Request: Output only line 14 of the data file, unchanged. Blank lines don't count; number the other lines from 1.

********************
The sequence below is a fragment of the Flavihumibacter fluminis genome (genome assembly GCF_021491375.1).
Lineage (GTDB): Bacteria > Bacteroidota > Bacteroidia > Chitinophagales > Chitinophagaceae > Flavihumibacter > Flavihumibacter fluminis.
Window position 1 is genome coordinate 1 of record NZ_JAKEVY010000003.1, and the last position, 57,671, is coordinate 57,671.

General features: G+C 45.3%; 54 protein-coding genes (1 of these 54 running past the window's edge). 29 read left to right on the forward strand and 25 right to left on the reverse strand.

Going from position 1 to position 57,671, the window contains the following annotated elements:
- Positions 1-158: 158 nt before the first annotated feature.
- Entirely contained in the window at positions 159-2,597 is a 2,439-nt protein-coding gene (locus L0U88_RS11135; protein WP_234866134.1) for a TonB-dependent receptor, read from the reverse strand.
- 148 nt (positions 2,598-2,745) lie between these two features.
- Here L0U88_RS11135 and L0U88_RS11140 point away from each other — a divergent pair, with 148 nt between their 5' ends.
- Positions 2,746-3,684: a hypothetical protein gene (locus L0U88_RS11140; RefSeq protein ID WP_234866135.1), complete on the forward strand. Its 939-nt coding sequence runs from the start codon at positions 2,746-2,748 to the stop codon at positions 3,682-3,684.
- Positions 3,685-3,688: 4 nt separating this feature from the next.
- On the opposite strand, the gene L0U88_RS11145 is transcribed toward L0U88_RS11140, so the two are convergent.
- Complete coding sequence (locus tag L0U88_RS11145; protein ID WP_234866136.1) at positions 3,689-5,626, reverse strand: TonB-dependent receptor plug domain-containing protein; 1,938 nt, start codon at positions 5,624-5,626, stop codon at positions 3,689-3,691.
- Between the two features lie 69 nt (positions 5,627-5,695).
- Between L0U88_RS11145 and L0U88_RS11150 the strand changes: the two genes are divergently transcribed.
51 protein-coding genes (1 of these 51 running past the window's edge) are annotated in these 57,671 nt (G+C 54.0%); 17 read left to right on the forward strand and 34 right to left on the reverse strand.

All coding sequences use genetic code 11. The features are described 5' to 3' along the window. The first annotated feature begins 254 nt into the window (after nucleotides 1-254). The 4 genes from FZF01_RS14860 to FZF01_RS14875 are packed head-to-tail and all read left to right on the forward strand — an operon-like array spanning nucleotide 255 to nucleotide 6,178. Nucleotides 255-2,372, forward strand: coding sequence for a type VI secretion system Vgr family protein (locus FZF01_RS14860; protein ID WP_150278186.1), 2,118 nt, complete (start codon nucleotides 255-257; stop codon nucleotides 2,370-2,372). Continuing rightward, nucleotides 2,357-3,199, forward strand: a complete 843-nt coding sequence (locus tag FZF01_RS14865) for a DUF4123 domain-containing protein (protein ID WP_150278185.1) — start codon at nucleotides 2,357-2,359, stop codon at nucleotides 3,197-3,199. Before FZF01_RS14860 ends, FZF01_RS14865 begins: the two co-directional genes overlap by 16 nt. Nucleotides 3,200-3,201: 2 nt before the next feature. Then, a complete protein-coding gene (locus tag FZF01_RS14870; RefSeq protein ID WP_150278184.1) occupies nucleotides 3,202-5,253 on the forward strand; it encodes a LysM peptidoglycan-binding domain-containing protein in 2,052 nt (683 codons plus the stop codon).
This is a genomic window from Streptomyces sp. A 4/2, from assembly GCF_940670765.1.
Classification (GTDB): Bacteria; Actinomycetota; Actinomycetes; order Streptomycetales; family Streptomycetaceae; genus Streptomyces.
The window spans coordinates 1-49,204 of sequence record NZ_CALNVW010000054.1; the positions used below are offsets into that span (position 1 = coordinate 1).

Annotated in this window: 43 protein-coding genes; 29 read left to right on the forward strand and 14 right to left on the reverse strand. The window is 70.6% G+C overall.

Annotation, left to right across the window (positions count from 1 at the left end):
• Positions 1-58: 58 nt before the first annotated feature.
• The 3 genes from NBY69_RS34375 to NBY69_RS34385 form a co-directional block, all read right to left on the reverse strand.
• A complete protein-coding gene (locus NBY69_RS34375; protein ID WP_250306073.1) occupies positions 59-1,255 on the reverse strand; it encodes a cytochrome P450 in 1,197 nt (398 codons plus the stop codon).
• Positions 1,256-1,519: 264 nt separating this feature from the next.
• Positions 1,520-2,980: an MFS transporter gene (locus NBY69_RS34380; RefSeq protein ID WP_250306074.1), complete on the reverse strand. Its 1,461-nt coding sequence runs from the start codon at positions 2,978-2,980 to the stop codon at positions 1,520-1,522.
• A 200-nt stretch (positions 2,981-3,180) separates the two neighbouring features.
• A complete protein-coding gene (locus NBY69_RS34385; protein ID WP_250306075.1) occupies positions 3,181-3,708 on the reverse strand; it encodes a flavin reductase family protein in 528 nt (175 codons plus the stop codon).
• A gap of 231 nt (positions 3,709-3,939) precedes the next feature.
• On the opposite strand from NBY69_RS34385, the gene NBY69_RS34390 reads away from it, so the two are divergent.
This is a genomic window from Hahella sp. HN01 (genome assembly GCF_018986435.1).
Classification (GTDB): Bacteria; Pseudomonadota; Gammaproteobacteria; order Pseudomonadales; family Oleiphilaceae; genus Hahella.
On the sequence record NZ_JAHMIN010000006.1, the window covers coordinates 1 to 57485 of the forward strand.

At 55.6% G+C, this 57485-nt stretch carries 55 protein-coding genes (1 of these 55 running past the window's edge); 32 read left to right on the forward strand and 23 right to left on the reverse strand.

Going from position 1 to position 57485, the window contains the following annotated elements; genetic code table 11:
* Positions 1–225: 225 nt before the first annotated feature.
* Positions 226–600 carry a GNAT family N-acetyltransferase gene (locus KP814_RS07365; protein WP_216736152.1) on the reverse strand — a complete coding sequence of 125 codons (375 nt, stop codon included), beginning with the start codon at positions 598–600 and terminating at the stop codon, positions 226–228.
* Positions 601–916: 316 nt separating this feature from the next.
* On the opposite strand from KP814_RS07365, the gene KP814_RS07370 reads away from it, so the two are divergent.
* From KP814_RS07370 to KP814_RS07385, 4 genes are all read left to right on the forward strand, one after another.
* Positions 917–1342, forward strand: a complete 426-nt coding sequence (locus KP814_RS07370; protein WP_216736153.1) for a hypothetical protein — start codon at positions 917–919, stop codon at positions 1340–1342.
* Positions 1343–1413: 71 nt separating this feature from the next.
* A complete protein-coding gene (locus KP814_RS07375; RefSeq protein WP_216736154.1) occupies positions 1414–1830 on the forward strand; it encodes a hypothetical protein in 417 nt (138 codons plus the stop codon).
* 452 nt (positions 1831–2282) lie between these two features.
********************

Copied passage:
- Between the two features lie 69 nt (positions 5,627-5,695).